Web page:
The selling of women’s bodies in prostitution is a human rights issue and a civil rights issue. Please sign and circulate this petition. – Heart
Petitioning Michel Sidibe, Executive Director at UN AIDS Organisation
It appears you are more concern with keeping the status quo of the sex trade – that allow unacceptable amounts of rapes, sexual torturing and murders of all the prostituted. This is mainly because by making prostitution normal – it gives full reign to male violence and hate to all the prostituted.
You are using the spread of HIV as a stalking horse to bring about the legalisation of prostitution. This is disgusting, and does nothing for the safety and human rights of the prostituted – it just is seen as an inconvenient for the punters and the sex trade profiteers.
It is almost impossible for most prostitute to make a punter wear protection – when he believe he own her completely, and will use violence to get his way. Also, most sex trade profiteers encourage non-protection for more money.
Not using condoms is common in an environment of desperation and violence – and many prostitutes if not the majority have extreme self-hatred where they cannot care about their sexual, mental or physical welfare.
I cannot believe you would even consider that sex trade profiteers should not be made criminals – they are usually facilitating mass rape, allowing physical, mental and sexual torturing on their premises, may be internally and/or externally women and girls into prostitution, allowing under-aged prostitution, and often murder the prostitutes who they consider to be their goods. How can that not be criminal – only if you view the prostituted as not human so not deserving of human rights.
I find you have abandoned the prostituted in favour of the status quo of the sex trade. You are throwing us away, and there is great grief, fury and despair from many exited women that you have so little compassion or empathy for the prostituted class.
Please do not throw us away – yours faithfully, Rebecca Mott
As the world prepares to mark International Women’s Day, a spotlight is focused on how we can improve the lives of a group that is often overlooked and invisible – women and girls who live in rural areas – we must ensure that education appears high on the list of solutions.
Educating girls and young women in rural communities is the surest way to break the cycle of poverty and famine.
Women and girls who live in rural areas are often uneducated and have few choices in life, apart from toiling in the fields, marrying as teens and caring for their children. In fact, girls in rural communities are among those at greatest risk of missing out on education.
“Gertrude Beasley’s memoir of growing up dirt poor in and around the Bible Belt town of Abilene, My First Thirty Years, was released in 1925 by Contact Press in Paris. That’s the same press that published James Joyce, Ernest Hemingway and Gertrude Stein. H.L. Mencken hailed Beasley’s book as one of the best coming-of-age books ever …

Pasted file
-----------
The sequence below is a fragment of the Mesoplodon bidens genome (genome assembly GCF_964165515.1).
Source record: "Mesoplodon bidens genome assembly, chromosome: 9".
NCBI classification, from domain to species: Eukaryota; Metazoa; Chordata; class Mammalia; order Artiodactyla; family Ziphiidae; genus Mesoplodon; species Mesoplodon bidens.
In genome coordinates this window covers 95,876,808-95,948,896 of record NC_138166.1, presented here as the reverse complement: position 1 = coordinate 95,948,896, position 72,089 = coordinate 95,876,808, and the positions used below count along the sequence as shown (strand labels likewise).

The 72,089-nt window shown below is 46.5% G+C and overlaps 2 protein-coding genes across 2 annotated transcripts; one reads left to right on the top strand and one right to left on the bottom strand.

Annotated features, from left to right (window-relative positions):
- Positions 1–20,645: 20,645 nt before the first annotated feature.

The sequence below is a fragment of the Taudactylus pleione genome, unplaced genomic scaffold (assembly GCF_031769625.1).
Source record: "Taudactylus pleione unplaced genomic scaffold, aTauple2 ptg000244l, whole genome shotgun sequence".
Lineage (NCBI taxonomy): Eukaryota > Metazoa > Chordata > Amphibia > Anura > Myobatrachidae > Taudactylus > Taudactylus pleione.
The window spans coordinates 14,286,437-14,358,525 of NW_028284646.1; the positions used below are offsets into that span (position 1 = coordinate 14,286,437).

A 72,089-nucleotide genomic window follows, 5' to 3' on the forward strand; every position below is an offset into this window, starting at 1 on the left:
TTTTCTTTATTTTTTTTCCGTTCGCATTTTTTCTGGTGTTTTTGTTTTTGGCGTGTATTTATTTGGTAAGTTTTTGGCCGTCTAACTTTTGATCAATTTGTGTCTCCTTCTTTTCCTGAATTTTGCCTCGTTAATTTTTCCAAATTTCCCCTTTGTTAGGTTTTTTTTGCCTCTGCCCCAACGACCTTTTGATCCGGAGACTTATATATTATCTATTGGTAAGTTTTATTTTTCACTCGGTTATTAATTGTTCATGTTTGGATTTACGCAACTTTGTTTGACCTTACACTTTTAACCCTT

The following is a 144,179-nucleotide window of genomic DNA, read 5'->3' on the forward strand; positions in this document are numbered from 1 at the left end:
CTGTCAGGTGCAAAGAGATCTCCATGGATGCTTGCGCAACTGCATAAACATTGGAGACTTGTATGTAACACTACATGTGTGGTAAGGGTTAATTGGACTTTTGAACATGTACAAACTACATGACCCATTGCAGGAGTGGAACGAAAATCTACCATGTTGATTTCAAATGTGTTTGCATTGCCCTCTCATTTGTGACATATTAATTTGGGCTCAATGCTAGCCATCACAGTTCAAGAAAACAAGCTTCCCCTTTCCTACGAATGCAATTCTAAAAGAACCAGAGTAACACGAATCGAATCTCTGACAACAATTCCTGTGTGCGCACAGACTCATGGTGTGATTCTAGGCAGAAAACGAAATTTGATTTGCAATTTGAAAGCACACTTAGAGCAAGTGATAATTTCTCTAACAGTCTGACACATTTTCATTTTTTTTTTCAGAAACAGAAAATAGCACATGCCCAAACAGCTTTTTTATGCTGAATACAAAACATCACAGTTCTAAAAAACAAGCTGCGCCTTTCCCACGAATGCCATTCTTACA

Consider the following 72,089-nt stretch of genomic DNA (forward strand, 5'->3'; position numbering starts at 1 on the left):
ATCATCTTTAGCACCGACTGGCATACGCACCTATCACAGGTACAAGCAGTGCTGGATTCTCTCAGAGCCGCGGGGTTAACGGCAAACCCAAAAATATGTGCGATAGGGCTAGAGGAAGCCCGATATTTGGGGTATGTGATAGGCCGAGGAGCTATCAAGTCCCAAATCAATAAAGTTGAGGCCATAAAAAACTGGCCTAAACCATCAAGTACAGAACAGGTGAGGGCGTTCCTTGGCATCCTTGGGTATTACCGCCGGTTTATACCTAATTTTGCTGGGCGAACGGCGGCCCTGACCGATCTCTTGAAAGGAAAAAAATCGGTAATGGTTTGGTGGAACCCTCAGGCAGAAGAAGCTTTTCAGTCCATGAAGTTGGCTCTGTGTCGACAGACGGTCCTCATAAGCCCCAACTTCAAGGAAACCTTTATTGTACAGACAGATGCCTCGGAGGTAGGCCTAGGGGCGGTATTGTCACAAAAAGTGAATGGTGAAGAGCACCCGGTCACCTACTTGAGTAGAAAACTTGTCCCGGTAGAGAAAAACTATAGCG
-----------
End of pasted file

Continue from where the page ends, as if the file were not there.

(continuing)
“Despite these accolades, her memoir is largely unknown. Its violent and sexually deviant material caused it to be banned in Britain, where Beasley was living at the time. Most copies were destroyed by Scotland Yard and U.S. Customs. The few that made it to Texas were mostly yanked off shelves by the Texas Rangers, probably on the orders of prominent Texans maligned in her book. Then the author vanished. She was 35. Continue reading
In October of 2001, nine of the approximately (at that time) 150,000 women farmers in the US filed suit against the U.S. Department of Agriculture for discrimination against women farmers in the administration of USDA farm loans.
Rosemary Love (center in the photo), who had grown up on a Montana farm and then became a rancher herself, had applied for a farm loan in Montana after a series of natural disasters during the economic recession of the 1980s. Although male ranchers all around her were being given loans by the (all-male) FSA decision-makers, her applications were repeatedly denied. When a loan was finally approved, it was with the imposition of the harshest of conditions, among them, that she must liquidate her ranching operations. She was the only rancher upon whom such loan conditions were imposed. She developed cancer, and during her treatment, she was hounded by USDA authorities about completing the liquidation. At one point, 48 hours after she had undergone cancer surgery, an FSA supervisor visited her in the hospital demanding that she comply or agree to the filing of yet more government liens against her property. She could not run her farm, her animals were going without food as she lie ill, and finally, she sold her sheep and livestock to male ranchers in her area and declared bankruptcy. She was left with nothing but her land. She went to work at a grocery store as a sales clerk. Continue reading
The YSR government formally issued an order, famous as GO 421, that outlined who is to be considered a farmer and what is to be considered a genuine farmer suicide. Once that is established, the family gets one lakh rupees to be able to start life afresh with some livelihood activity and another 50,000 rupees is used to settle all outstanding loans.
The problem is that … [w]omen are not identified as farmers, especially because land is rarely bought or registered in their names.Read the rest.